|I would like to thank the Commission for the opportunity to comment on the draft 2005 recommendations. The opinions which follow are mine and do not reflect those of any organization or government agency.
1. The system as proposed could be improved to better address Commission recommendations in (S3) for simplicity and wide applicability. The system should consist of a single limit based on avoiding acute health effects and a process for optimization to arrive at constraints based on reducing potential long term effects. The current draft could be easily modified to this purpose by identifying the highest dose value in Table S1 as the single dose limit, and the other values as recommended constraints for specific exposure situations.
2. The system should make it clear that two general principles apply: (1) limitation of dose based on avoidance of deterministic effects and acute injury and (2) further reduction, through optimization, to reduce potential stochastic effects. The first principle implies a limit for individuals, rather than sources, and applying to all exposures. It should be identified as a limit (rather than a constraint) since it represents avoidance of predictable health effects, provides “a level of protection for individuals that should be considered obligatory”, and should apply to all circumstances.
The limit should be expressed in dose, but based on risk of acute or deterministic effects. Consideration should be given to expressing the dose limit both in terms of an acute dose limit, and a corresponding value for chronic exposure.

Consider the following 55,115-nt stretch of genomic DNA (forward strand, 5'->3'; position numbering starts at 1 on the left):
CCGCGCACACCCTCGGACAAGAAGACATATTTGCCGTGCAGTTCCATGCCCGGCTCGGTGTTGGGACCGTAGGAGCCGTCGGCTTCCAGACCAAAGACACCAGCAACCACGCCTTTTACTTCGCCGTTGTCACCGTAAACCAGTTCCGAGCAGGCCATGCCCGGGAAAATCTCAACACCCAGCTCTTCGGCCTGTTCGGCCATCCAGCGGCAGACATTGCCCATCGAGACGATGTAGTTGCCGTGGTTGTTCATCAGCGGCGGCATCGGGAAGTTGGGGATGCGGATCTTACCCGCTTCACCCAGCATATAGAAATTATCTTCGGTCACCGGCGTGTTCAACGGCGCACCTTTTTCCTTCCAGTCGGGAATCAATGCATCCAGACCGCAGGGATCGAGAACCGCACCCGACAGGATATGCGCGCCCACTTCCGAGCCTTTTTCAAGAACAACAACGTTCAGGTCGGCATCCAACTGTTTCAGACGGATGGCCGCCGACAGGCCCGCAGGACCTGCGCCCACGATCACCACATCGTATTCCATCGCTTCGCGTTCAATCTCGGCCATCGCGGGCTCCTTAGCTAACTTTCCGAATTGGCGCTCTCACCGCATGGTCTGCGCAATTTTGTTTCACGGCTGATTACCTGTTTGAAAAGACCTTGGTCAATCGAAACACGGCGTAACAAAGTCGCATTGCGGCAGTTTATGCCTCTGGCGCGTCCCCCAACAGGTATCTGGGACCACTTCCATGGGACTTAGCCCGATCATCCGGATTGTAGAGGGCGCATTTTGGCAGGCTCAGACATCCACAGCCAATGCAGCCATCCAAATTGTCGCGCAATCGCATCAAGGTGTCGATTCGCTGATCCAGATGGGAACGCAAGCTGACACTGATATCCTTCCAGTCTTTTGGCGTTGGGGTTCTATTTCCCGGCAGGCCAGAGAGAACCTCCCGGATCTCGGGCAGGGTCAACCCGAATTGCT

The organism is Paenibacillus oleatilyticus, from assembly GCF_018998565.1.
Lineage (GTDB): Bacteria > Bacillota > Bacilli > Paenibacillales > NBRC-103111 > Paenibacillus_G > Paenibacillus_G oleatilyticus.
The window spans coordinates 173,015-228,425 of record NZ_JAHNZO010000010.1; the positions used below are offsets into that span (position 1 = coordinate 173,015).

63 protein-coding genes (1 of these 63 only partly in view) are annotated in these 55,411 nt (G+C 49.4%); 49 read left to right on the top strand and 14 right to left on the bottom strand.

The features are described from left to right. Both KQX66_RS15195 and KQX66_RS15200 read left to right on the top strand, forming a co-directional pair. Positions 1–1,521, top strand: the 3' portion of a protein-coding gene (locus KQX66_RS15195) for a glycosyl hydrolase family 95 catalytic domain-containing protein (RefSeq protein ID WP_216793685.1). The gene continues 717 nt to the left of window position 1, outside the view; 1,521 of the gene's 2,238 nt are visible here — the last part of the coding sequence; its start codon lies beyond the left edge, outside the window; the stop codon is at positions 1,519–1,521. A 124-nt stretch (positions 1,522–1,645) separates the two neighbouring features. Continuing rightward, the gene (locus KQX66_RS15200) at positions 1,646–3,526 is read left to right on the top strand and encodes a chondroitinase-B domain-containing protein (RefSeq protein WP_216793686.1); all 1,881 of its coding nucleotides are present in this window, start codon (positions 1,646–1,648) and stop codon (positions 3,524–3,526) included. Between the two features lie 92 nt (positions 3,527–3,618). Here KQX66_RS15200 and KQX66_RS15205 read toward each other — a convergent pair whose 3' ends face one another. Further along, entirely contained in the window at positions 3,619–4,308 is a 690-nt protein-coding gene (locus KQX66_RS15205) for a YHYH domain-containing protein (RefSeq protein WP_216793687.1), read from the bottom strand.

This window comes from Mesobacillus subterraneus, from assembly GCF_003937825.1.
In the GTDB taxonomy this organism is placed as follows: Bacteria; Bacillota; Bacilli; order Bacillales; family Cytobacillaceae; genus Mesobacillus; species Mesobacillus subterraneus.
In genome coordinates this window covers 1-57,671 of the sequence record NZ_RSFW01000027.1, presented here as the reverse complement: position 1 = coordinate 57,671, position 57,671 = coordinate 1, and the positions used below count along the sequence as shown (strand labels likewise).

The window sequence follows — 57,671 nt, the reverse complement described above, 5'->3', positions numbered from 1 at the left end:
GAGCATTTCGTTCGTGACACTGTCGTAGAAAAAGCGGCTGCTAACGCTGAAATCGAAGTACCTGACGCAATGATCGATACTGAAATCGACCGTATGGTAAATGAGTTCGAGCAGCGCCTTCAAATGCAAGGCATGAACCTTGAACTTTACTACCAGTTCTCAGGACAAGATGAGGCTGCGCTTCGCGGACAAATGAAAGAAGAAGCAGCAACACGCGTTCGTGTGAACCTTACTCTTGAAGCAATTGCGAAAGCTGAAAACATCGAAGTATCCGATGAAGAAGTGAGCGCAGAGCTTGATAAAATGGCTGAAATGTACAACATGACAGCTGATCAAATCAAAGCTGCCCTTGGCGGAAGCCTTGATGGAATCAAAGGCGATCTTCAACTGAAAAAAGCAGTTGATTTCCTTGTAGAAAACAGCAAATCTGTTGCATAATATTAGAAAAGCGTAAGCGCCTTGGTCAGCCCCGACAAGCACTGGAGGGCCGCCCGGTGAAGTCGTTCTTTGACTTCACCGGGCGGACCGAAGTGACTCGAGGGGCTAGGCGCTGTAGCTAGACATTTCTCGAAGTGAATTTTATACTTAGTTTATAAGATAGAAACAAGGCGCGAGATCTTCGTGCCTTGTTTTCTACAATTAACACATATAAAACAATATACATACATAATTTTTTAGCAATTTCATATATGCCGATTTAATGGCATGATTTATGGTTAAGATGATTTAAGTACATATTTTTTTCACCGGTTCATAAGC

3. The second principle (reduction of potential stochastic effects) is the basis for optimization and recognizes the fact that potential stochastic effects are assumed but not known over much of the lower range of exposure. “Constraints” should be identified as those levels arrived at through optimization. The current draft’s use of multiple levels for limitation of maximum dose confuses the distinction between limitations based on deterministic effects, and lower levels optimized to limit potential stochastic effects. There should be a single limit. Lower values identified (e.g.20 mSv/y in Table S1) are necessarily constraints. In Table S1, they are constraints based on exposure situations. The Commission may want to identify constraints based on exposure situations as appropriate for specific dose-based recommendations from the Commission. Note that emphasizing the situation-specific nature of constraints removes the distinction between interventions and practices. Since interventions and practices take place in different circumstances, it should be expected that different constraints could apply.
4. Constraints should be based on dose only, since the risk in that range is much less certain. The point of constraints is to benchmark exposure reduction. That reduction is best measured against the metric of dose, which has some real physical and biological meaning, as opposed to risk which is a largely modeled and extrapolated construct.
5. Source-specific constraints should not be specified since the particulars of the optimization process are too varied to be knowable in the general context of these recommendations. As a simplifying tool, a dose level could be proposed as representing “presumptively optimized” levels. Rather than being an upper level on constraints, this would be a level low enough to be presumed protective without further analysis (e.g. 0.01 mSv/y).
6. The system should be broad and flexible enough to include all sources of exposure including occupational exposure and exposure to technologically-enhanced sources. Exclusions should only be made for specific exposure situations, not for sources or concentrations. The only exposure situations that should be excluded are medical exposures to the patient, exposures from naturally-occurring sources not influenced by human activities, and emergency lifesaving efforts. On this basis, the exclusion levels in Table S2 are unnecessary.